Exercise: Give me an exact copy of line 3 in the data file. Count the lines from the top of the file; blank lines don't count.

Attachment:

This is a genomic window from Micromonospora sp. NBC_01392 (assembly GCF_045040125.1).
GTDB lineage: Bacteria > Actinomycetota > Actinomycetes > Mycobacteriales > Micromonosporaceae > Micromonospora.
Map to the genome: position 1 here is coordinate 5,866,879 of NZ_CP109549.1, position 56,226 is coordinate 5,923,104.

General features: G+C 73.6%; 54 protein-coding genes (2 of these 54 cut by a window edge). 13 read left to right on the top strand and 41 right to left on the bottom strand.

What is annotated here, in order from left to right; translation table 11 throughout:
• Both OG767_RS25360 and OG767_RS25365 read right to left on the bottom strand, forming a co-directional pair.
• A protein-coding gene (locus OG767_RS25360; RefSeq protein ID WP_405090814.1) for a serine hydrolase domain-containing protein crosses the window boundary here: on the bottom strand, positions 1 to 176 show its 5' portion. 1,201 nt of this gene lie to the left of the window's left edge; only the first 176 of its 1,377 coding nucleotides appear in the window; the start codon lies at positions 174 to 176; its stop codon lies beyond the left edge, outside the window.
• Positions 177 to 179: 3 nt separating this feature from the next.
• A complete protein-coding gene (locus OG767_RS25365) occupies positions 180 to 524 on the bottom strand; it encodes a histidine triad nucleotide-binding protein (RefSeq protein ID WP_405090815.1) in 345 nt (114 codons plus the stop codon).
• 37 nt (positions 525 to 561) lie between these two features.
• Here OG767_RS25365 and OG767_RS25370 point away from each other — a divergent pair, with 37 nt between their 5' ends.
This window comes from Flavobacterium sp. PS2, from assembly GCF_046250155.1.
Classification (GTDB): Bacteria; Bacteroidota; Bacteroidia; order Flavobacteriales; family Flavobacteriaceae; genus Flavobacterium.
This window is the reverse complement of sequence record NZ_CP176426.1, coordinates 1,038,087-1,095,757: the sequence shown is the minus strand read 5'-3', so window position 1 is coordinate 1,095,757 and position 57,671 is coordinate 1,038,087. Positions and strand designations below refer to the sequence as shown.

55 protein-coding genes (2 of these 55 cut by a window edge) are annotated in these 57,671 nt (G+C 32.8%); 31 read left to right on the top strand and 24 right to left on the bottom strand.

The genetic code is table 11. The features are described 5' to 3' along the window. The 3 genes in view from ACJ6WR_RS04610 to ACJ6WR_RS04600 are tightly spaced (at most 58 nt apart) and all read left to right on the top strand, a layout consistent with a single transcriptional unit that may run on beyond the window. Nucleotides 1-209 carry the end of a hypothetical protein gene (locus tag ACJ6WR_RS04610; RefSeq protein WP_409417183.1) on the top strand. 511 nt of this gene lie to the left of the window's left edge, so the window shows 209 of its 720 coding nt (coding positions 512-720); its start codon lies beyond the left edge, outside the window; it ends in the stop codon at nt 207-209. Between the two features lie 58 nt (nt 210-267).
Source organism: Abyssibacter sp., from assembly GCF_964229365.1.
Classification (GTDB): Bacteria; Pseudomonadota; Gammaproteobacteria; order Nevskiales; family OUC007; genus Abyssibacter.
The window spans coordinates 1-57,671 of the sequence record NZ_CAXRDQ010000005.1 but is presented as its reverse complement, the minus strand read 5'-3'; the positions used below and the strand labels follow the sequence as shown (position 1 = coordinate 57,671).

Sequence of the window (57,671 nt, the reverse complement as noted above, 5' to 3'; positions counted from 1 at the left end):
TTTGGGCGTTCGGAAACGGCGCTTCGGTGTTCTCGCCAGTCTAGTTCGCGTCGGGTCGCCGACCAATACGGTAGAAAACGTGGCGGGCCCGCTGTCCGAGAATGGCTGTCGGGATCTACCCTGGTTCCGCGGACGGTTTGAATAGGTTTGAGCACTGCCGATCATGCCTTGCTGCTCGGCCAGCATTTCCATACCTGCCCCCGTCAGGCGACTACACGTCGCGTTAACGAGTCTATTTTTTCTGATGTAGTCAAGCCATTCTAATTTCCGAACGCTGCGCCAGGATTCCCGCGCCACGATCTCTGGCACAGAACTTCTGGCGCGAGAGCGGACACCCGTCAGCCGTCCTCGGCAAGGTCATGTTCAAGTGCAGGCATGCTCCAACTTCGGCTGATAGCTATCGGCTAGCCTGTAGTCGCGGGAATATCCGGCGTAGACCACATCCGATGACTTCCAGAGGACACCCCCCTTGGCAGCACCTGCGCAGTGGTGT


Map to the genome: position 1 here is coordinate 5,866,879 of NZ_CP109549.1, position 56,226 is coordinate 5,923,104.